Most of the world agrees that economic development is a good thing. Micro-loans, savings groups, Individual Development Accounts (IDAs), and financial literacy education are all excellent ways to help poverty-stricken communities out of the cycle of poverty and into a healthy economic and social situation. There are community development models that are working to revitalize entire communities.
Ultimately, economic and community development are ideas that are rooted in capitalism, and capitalism is rooted in the idea that people own property. These two concepts, capitalism and private property, are intertwined and often considered two sides of the same coin in Western economic systems.
When Europeans encountered Native Americans, the Native Americans recognized property rights related to food, hunting and gathering territories, crops, and seasonal home sites. The lands Native Americans hunted and lived on were considered tribal lands rather than individual lands. While there were some individual property rights exercised, the US government has, at various times, set up the “system” to work against Native America. We’ll look at this topic more in future blog posts.
Native Americans didn’t have a framework for the Western European concept of individualized land-ownership. It might then be difficult to understand that economic development could be a good thing for a culture that originally had a more tribal concept of land-ownership.
The truth is that economic development is a great idea. Here’s why:
1. The Yakama Nation operates under the same concept of land-ownership now. Native Americans always operated under private property concepts in areas outside of land ownership. There is now a very good understanding of land ownership among the Yakama and other Native American peoples.
2. We don’t have the luxury of academic debates. As high as 73% of the Yakama people are unemployed. That means 3 out of every 4 people live without a job on income from the Tribe and subsistence payments from the Federal Government. It is time for a new approach. As the CEO of the Oneida Nation of New York commented, “We had tried poverty for 200 years, so we decided to try something else.”
3. Native Americans are already embracing economic development efforts. There are many Native American owned and run businesses across Native America. With changes in the Federal government’s approach to working with Reservations starting in the 1970s, the Tribes have more control over funds granted to them and many are embracing the opportunities this provides.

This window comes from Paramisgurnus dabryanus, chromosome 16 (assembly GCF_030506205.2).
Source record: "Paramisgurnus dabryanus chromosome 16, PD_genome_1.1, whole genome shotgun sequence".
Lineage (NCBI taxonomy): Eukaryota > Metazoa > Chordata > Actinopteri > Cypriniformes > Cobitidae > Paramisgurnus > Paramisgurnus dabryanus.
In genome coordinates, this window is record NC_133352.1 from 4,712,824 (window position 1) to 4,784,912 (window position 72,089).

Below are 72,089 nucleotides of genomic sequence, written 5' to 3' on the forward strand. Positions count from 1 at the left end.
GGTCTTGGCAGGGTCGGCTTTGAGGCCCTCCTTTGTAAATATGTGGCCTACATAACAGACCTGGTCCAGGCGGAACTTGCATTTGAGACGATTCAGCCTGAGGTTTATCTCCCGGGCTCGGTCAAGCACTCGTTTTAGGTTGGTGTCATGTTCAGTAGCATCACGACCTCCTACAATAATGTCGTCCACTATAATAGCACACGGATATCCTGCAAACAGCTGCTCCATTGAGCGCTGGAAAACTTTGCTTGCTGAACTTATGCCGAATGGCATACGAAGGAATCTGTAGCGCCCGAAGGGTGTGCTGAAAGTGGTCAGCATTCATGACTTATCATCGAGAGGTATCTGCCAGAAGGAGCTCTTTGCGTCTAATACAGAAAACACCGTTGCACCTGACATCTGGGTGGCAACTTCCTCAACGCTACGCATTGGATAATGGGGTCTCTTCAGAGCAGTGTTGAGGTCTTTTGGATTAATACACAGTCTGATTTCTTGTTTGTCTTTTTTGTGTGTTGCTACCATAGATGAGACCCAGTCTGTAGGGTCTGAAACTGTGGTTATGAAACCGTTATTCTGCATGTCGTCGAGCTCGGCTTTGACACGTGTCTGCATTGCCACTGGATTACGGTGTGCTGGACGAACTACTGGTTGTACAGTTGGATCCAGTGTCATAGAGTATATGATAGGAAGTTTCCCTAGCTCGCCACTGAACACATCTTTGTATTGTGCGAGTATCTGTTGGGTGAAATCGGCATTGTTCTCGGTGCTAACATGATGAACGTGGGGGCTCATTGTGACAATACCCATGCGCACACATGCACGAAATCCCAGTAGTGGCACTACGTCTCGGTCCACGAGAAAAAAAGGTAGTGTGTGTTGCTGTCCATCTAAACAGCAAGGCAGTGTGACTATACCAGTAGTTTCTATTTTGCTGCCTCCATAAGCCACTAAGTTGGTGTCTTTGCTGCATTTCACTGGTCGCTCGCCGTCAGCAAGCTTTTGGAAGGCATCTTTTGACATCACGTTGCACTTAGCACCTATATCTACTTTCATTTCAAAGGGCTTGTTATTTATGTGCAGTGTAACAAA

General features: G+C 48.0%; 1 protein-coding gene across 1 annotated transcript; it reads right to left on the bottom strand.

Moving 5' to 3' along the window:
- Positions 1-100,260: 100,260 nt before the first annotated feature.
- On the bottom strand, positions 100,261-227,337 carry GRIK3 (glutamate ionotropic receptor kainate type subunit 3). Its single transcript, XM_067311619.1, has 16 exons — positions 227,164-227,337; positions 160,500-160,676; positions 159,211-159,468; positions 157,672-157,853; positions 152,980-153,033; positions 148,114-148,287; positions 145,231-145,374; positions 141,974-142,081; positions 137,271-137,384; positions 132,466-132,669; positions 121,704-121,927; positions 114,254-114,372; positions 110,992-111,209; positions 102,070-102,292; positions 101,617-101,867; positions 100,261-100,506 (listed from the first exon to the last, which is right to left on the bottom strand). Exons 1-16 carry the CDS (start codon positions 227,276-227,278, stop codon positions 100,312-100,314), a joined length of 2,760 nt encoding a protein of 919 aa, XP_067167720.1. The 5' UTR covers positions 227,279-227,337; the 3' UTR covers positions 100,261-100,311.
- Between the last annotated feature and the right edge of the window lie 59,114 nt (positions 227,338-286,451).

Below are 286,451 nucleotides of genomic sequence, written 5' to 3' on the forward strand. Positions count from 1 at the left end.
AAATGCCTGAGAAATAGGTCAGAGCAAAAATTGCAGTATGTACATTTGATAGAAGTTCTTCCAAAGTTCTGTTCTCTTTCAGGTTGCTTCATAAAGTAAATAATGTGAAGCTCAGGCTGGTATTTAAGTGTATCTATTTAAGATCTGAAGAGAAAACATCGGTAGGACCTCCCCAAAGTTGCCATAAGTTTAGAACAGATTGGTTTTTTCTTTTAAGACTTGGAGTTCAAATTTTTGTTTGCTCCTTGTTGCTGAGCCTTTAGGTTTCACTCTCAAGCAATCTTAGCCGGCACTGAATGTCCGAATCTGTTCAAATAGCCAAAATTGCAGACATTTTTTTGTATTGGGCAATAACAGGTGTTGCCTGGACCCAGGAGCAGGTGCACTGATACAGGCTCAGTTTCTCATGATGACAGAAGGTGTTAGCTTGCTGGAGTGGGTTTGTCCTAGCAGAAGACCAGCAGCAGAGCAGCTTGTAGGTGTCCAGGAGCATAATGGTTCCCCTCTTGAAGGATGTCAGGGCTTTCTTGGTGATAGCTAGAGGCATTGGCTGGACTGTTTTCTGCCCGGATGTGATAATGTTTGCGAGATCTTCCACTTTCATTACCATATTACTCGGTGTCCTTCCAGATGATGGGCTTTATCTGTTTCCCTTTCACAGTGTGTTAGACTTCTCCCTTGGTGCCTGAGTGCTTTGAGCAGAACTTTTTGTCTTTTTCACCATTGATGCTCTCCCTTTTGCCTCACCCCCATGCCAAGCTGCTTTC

4. Many might argue that accepting economic development efforts will injure Native American culture. Saying that Native Americans shouldn’t embrace economic development because of their cultural roots is simply another form of telling Native Americans what is good for them. The chairman of the Confederated Tribes of the Umatilla Indian Reservation in Oregon stated, “We need to make it acceptable in Indian country to be in business; it’s not about rejecting culture, it builds sovereignty.”
5. Native Americans have several assets already that are completely untapped. Native America has many, many skilled craftsmen and artisans. There is a rich cultural heritage in Native America that is unknown and forgotten. The Yakama people have a respect for Elders that is significantly lacking across broader America and is something non-Native America can learn from.
6. New technology presents an unprecedented opportunity to give Native America access to a global marketplace. Through the internet, Native Americans now have access to a global marketplace rather than what were previously local marketplaces centered around the economically depressed Reservations.
Despite the differences in traditional Native American culture that have clashed with non-Native America, we think the best thing for the Yakama people right now is economic development to impact the level of income Yakama individuals can earn.
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